If you’re new to this topic you might be surprised it’s even an issue. Especially if you’re paying attention to the numbers produced annually by the U.S. Department of Housing and Urban Development (“HUD”), you might be very surprised to learn that with a population of approximately two (2) million women veterans across the U.S. that fewer than 5K are homeless. Well, the reason why that figure is so extraordinarily “off” goes to methodology of how “the count” is actually obtained.
A few years ago, once I started doing Institutional Review Board (“IRB”)-approved research into women veterans and homelessness, I was able to find in the U.S. Department of Veterans Affairs (“VA”)’s own research a much more likely-to-be-accurate way to estimate how many women veterans are homeless at any given time in America. And then, armed with those new numbers, I started to map it. I even went one better than VA, which uses a strict 10 percent poverty estimate for their computations, and started changing the estimate to the state’s own estimate of poverty, recomputing the numbers and then creating new maps.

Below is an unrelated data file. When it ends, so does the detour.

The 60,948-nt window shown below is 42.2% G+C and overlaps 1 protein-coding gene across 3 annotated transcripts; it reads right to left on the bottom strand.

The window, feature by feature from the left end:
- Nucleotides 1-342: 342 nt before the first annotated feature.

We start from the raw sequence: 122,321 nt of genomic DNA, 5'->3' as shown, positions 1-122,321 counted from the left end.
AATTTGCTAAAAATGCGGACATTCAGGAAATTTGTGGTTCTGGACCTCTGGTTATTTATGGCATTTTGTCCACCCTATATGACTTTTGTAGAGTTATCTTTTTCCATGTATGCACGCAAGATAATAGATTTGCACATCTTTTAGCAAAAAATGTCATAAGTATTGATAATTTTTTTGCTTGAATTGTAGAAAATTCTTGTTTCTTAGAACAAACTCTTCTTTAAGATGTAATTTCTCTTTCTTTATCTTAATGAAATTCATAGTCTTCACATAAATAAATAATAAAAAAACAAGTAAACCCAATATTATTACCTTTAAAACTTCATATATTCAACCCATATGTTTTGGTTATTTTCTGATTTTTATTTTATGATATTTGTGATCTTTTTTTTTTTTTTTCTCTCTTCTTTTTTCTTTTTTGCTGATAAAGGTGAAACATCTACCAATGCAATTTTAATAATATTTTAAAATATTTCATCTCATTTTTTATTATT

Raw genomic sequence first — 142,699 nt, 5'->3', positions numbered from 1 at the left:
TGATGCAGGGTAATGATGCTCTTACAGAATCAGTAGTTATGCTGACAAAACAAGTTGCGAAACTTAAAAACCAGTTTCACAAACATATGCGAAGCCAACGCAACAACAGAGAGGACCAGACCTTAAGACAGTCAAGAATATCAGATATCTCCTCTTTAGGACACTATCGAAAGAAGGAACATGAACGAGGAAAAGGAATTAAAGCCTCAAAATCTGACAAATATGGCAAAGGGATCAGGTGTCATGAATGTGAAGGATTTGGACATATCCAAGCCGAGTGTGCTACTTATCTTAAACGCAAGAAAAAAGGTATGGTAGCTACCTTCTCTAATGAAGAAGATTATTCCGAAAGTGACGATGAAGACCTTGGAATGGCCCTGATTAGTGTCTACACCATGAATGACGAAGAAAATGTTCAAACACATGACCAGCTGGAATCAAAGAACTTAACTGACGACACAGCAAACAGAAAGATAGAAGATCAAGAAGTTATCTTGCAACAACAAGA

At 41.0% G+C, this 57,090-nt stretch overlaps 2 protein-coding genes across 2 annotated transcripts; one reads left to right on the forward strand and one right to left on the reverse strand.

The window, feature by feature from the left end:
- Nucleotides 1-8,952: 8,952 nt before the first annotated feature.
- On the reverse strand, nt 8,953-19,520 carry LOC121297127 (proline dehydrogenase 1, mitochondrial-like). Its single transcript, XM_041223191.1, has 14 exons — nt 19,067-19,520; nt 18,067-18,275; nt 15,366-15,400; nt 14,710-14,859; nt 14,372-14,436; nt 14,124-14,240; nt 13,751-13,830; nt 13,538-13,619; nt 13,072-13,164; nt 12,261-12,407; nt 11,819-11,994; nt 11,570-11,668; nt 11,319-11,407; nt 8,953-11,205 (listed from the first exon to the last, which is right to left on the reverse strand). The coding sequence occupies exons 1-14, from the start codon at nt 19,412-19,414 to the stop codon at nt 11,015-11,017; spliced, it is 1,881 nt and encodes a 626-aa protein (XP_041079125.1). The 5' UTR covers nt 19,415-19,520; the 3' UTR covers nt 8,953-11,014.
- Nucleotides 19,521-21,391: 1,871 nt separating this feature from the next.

You can see the results of that effort here and here. I hope it helps. I do notice VA now references their own estimates these days, which I hope the above work helped them reconnect with. They make way more sense than the very lowball estimate, based on a methodology (and a definition) that don’t fit women veterans as they experience housing instability today.
Editor’s note: You can see the fully interactive data visualization thumbnailed above, here.